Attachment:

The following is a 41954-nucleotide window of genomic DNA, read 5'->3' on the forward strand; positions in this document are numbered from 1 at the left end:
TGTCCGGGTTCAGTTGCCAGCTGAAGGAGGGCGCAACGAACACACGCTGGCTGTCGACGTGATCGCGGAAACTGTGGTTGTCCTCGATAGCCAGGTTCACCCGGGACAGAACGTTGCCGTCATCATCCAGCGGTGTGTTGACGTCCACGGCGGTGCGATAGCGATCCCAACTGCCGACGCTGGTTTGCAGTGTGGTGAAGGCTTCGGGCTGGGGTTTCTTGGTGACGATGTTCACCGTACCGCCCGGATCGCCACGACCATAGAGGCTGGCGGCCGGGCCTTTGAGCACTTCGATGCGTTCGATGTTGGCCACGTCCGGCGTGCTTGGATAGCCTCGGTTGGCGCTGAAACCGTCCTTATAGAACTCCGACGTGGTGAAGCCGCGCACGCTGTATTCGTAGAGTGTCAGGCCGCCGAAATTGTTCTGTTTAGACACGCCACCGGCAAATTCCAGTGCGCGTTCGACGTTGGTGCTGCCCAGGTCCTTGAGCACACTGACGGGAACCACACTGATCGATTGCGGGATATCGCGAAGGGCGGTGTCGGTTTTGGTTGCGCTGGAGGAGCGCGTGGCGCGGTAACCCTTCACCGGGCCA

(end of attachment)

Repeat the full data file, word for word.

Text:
The following is a 41954-nucleotide window of genomic DNA, read 5'->3' on the forward strand; positions in this document are numbered from 1 at the left end:
TGTCCGGGTTCAGTTGCCAGCTGAAGGAGGGCGCAACGAACACACGCTGGCTGTCGACGTGATCGCGGAAACTGTGGTTGTCCTCGATAGCCAGGTTCACCCGGGACAGAACGTTGCCGTCATCATCCAGCGGTGTGTTGACGTCCACGGCGGTGCGATAGCGATCCCAACTGCCGACGCTGGTTTGCAGTGTGGTGAAGGCTTCGGGCTGGGGTTTCTTGGTGACGATGTTCACCGTACCGCCCGGATCGCCACGACCATAGAGGCTGGCGGCCGGGCCTTTGAGCACTTCGATGCGTTCGATGTTGGCCACGTCCGGCGTGCTTGGATAGCCTCGGTTGGCGCTGAAACCGTCCTTATAGAACTCCGACGTGGTGAAGCCGCGCACGCTGTATTCGTAGAGTGTCAGGCCGCCGAAATTGTTCTGTTTAGACACGCCACCGGCAAATTCCAGTGCGCGTTCGACGTTGGTGCTGCCCAGGTCCTTGAGCACACTGACGGGAACCACACTGATCGATTGCGGGATATCGCGAAGGGCGGTGTCGGTTTTGGTTGCGCTGGAGGAGCGCGTGGCGCGGTAACCCTTCACCGGGCCA